Publication Abstracts

Werdell et al. 2019, in press

Werdell, P.J., M.J. Behrenfeld, P.S. Bontempi, E. Boss, B. Cairns, G.T. Davis, B.A. Franz, U.B. Gliese, E.T. Gorman, O. Hasekamp, K.D. Knobelspiesse, A. Mannino, J.V. Martins, C.R. McClain, G. Meister, and L.A. Remer, 2019: The Plankton, Aerosol, Cloud, ocean Ecosystem (PACE) mission: Status, science, advances. Bull. Amer. Meteor. Soc., in press, doi:10.1175/BAMS-D-18-0056.1.

The Plankton, Aerosol, Cloud, ocean Ecosystem (PACE) mission represents NASA's next investment in satellite ocean color and the study of Earth's ocean-atmosphere system, enabling new insights into oceanographic and atmospheric responses to Earth's changing climate. PACE objectives include extending systematic cloud, aerosol, and ocean biological and biogeochemical data records, making essential ocean color measurements to further understand marine carbon cycles, food web processes, and ecosystem responses to a changing climate, and improving knowledge of how aerosols influence ocean ecosystems and, conversely, how ocean ecosystems and photochemical processes affect the atmosphere. PACE objectives also encompass management of fisheries, large freshwater bodies, and air and water quality and reducing uncertainties in climate and radiative forcing models of the Earth system. PACE observations will provide information on radiative properties of land surfaces and characterization of the vegetation and soils that dominate their reflectance. The primary PACE instrument is a spectrometer that spans the ultraviolet to shortwave infrared, with a ground sample distance of 1-km at nadir. This payload is complemented by two multi-angle polarimeters with spectral ranges that span the visible to near-infrared region. Scheduled for launch in late 2022-to-early 2023, the PACE observatory will enable significant advances in the study of Earth's biogeochemistry, carbon cycle, clouds, hydrosols, and aerosols in the ocean-atmosphere-land system. Here, we present an overview of the PACE mission, including its developmental history, science objectives, instrument payload, observatory characteristics, and data products.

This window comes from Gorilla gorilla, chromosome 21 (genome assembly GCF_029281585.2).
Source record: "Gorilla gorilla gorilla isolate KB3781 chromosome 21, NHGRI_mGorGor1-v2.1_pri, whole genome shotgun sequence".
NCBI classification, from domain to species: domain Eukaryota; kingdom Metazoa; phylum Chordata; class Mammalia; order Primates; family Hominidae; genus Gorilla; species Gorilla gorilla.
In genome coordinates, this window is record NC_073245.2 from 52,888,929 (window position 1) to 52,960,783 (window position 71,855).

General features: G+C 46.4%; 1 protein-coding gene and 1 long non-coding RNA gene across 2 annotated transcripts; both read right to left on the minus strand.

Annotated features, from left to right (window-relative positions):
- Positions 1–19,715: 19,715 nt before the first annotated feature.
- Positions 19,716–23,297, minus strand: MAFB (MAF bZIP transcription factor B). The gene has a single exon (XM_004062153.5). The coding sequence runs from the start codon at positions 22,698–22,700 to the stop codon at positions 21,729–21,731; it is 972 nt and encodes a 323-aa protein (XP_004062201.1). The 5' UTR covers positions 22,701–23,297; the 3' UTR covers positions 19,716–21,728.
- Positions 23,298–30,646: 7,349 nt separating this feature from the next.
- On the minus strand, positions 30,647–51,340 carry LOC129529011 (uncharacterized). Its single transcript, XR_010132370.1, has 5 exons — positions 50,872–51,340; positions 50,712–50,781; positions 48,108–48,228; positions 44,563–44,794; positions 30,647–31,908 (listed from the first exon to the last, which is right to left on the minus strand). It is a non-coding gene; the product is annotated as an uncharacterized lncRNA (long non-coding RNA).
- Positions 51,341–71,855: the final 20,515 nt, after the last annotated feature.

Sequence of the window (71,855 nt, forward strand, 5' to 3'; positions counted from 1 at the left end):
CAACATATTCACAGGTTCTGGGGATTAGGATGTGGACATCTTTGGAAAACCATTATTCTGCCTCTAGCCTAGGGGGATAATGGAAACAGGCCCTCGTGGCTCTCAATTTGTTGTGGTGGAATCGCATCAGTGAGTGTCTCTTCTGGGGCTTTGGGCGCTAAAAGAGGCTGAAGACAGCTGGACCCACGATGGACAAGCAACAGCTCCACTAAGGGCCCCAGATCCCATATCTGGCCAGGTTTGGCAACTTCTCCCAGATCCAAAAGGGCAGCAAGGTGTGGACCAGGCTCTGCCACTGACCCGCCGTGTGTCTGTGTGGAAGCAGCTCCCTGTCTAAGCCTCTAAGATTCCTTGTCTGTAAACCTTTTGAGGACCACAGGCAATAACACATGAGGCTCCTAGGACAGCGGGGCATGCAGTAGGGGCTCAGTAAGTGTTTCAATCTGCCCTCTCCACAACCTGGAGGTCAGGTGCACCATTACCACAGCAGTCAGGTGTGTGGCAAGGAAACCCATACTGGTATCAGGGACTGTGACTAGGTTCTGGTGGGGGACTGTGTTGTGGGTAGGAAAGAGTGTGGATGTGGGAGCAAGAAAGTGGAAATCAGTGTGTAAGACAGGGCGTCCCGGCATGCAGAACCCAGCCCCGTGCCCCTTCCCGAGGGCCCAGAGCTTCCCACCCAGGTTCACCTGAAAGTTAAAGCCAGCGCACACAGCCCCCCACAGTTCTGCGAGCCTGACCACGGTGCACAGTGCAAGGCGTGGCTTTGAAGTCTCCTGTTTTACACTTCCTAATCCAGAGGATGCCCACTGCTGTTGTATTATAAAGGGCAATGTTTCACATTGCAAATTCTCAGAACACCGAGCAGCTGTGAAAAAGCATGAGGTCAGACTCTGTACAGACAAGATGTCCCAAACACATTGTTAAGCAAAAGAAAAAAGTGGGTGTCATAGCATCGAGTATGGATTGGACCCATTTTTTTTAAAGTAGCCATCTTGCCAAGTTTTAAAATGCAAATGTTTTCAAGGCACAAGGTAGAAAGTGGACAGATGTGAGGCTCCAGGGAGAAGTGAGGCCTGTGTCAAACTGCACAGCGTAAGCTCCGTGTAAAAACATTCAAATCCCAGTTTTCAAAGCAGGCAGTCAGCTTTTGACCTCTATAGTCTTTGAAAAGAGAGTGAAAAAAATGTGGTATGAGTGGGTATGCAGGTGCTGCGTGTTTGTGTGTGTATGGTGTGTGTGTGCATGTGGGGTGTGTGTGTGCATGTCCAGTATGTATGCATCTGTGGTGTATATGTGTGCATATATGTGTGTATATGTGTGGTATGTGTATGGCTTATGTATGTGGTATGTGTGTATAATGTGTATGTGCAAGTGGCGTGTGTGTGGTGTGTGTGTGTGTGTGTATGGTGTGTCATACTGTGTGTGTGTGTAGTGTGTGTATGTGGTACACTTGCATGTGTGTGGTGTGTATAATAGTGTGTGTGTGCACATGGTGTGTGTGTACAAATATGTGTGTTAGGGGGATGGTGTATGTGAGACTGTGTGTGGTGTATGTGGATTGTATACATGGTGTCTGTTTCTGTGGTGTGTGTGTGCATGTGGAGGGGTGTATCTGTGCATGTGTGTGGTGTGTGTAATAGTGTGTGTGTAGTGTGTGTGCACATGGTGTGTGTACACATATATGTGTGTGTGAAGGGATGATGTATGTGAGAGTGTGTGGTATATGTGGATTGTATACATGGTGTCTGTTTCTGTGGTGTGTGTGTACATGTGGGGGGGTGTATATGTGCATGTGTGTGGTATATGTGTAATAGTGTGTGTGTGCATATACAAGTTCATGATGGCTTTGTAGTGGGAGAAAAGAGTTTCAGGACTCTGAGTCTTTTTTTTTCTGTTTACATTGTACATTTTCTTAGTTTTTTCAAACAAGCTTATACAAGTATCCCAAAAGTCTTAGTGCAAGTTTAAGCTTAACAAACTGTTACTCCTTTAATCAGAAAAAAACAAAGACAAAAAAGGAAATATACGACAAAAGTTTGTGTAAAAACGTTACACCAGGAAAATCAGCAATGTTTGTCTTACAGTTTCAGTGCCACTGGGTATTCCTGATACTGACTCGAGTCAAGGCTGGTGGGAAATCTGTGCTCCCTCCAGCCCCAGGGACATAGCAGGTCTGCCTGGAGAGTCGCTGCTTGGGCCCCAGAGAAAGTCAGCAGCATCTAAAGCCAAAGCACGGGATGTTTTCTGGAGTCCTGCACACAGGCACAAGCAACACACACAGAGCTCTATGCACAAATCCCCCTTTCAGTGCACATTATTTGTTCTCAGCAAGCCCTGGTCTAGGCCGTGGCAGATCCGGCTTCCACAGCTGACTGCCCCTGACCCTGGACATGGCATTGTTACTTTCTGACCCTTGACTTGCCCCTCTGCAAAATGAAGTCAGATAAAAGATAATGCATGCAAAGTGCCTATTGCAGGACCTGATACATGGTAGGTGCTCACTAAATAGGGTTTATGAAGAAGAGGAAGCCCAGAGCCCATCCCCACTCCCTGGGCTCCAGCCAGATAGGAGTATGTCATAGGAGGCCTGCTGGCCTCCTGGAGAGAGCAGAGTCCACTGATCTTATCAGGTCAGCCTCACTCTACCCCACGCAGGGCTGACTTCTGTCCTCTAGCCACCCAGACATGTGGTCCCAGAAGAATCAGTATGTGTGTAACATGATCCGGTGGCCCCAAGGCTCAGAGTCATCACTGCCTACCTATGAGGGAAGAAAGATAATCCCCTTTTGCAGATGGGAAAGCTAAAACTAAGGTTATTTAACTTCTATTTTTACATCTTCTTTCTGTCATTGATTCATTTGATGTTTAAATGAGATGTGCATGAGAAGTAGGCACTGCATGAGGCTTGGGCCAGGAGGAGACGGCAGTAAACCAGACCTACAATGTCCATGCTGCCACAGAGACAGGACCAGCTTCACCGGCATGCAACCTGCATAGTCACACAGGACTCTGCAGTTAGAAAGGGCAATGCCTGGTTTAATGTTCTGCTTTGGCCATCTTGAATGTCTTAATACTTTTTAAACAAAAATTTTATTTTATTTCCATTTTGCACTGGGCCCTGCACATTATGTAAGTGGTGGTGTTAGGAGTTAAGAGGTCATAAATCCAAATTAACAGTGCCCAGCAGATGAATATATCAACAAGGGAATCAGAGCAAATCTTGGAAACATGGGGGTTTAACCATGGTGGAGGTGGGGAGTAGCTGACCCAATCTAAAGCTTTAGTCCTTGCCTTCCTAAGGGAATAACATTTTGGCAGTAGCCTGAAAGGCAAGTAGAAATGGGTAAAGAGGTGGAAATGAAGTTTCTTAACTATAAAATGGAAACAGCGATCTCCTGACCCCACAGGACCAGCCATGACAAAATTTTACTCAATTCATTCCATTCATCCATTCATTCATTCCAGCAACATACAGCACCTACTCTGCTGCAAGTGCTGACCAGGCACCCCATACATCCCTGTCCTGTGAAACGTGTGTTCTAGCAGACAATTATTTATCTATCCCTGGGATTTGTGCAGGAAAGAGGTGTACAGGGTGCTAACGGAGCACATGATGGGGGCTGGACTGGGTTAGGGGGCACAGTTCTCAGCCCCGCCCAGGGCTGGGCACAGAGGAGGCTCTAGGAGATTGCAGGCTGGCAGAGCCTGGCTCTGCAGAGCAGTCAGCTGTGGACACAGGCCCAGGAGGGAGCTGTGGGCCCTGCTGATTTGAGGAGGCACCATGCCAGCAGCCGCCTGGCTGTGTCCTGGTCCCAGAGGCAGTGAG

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BibTeX Citation

@unpublished{we06200a,
  author={Werdell, P. J. and Behrenfeld, M. J. and Bontempi, P. S. and Boss, E. and Cairns, B. and Davis, G. T. and Franz, B. A. and Gliese, U. B. and Gorman, E. T. and Hasekamp, O. and Knobelspiesse, K. D. and Mannino, A. and Martins, J. V. and McClain, C. R. and Meister, G. and Remer, L. A.},
  title={The Plankton, Aerosol, Cloud, ocean Ecosystem (PACE) mission: Status, science, advances},
  year={2019},
  journal={Bull. Amer. Meteor. Soc.},
  doi={10.1175/BAMS-D-18-0056.1},
  note={Manuscript accepted for publication}
}

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RIS Citation

TY  - INPR
ID  - we06200a
AU  - Werdell, P. J.
AU  - Behrenfeld, M. J.
AU  - Bontempi, P. S.
AU  - Boss, E.
AU  - Cairns, B.
AU  - Davis, G. T.
AU  - Franz, B. A.
AU  - Gliese, U. B.
AU  - Gorman, E. T.
AU  - Hasekamp, O.
AU  - Knobelspiesse, K. D.
AU  - Mannino, A.
AU  - Martins, J. V.
AU  - McClain, C. R.
AU  - Meister, G.
AU  - Remer, L. A.
PY  - 2019
TI  - The Plankton, Aerosol, Cloud, ocean Ecosystem (PACE) mission: Status, science, advances
JA  - Bull. Amer. Meteor. Soc.
DO  - 10.1175/BAMS-D-18-0056.1
ER  -

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